It is a great pleasure to congratulate the African Child Policy Forum on its tenth anniversary. ACPF fulfills an essential role, in Africa and beyond, in raising awareness of the conditions of children throughout the continent and in initiating change of those conditions. Its function as a politically independent, not-for-profit, “think tank” and platform for rights based policy development and dialogue has been invaluable. ACPF work is crucial for children, and, as children embody the future of society, also for the development of society as a whole.
In May 2012, together with Principal Legal Officer Laura Martínez-Mora , I had the privilege of attending the Fifth International Policy Conference for the African Child in Addis Ababa on the theme of: “Inter-country Adoption: Controversies and Alternatives”. This conference gave us a highly appreciated opportunity not only to see the ACPF at work, but also to present the 1993 Hague Convention on Protection of Children and Cooperation in Respect of Intercountry Adoption, to illustrate its operation, and to explain its potential for African States which were not yet bound by this instrument. We are pleased that the resulting Guidelines for Action on Intercountry Adoption of Children in Africa, endorsed by the African Union, contain a firm recommendation that all African States should join the 1993 Hague Convention.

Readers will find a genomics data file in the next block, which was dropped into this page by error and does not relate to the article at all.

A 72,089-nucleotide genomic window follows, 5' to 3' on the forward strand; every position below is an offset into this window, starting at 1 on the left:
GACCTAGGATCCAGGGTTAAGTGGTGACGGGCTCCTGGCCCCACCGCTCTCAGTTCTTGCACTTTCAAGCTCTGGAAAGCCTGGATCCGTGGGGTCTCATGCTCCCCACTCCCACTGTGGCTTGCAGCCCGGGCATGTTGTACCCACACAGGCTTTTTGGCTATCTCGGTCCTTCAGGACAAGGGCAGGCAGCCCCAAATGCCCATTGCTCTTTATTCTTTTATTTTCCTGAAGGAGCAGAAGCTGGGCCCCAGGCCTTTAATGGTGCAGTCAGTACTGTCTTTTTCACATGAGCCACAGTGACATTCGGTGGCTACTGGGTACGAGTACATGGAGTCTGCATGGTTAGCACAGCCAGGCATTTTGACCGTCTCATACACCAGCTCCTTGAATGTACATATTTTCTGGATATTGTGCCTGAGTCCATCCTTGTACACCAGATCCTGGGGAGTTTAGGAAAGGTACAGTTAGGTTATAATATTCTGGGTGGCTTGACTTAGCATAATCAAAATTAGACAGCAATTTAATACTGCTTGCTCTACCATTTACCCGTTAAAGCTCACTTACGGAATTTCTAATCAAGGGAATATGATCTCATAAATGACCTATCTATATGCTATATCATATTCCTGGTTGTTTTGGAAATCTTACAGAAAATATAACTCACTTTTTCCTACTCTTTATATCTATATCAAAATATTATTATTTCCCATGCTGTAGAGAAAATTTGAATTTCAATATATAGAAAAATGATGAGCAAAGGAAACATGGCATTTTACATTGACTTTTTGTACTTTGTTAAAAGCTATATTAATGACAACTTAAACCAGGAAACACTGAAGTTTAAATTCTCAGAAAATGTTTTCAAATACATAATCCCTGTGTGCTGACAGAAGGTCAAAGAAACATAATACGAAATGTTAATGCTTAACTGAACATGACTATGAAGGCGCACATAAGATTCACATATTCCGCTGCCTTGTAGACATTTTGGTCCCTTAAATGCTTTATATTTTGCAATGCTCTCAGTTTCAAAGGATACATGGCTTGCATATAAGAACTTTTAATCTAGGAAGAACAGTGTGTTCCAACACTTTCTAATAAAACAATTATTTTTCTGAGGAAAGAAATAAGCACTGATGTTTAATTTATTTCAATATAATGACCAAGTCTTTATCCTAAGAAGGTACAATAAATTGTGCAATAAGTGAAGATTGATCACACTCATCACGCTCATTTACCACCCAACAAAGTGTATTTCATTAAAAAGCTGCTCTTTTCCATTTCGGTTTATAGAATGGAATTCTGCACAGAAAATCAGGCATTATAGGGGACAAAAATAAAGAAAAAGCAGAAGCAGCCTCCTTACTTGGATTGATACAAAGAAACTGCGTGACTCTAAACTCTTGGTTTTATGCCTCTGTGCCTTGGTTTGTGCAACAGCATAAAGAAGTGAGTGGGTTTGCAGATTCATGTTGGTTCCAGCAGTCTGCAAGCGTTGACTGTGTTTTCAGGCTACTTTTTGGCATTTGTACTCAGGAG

In its recently published paper “African Children and the post-2015 Development Agenda”, ACPF, once again, calls the world’s attention to the continued inadequacy of national child protection systems in Africa. The paper points out that the existing gap is being “exacerbated by globalization which has led to new and emerging protecting needs…”. Practical global instruments such as the 1993 Hague Adoption Convention and the 1996 Hague Protection of Children Convention assist in providing legal protection to children in the increasing number of situations where the causes or need for such protection transcends national boundaries.
ACPF, together with UNICEF and other partners, including the Hague Conference on Private International Law, may wish to encourage African States to join these instruments, and to assist them in the practical implementation thereof. The international, indeed global, dimensions of the legal protection of children present new challenges to Africa and, therefore, to the ACPF, but also offer new hope for greater awareness, in Africa and around the globe, of the plight of Africa´s children.
Bon courage, ACPF, for the next decade of raising awareness and promoting effective legislation, policies and practices throughout Africa for the well-being and protection of children!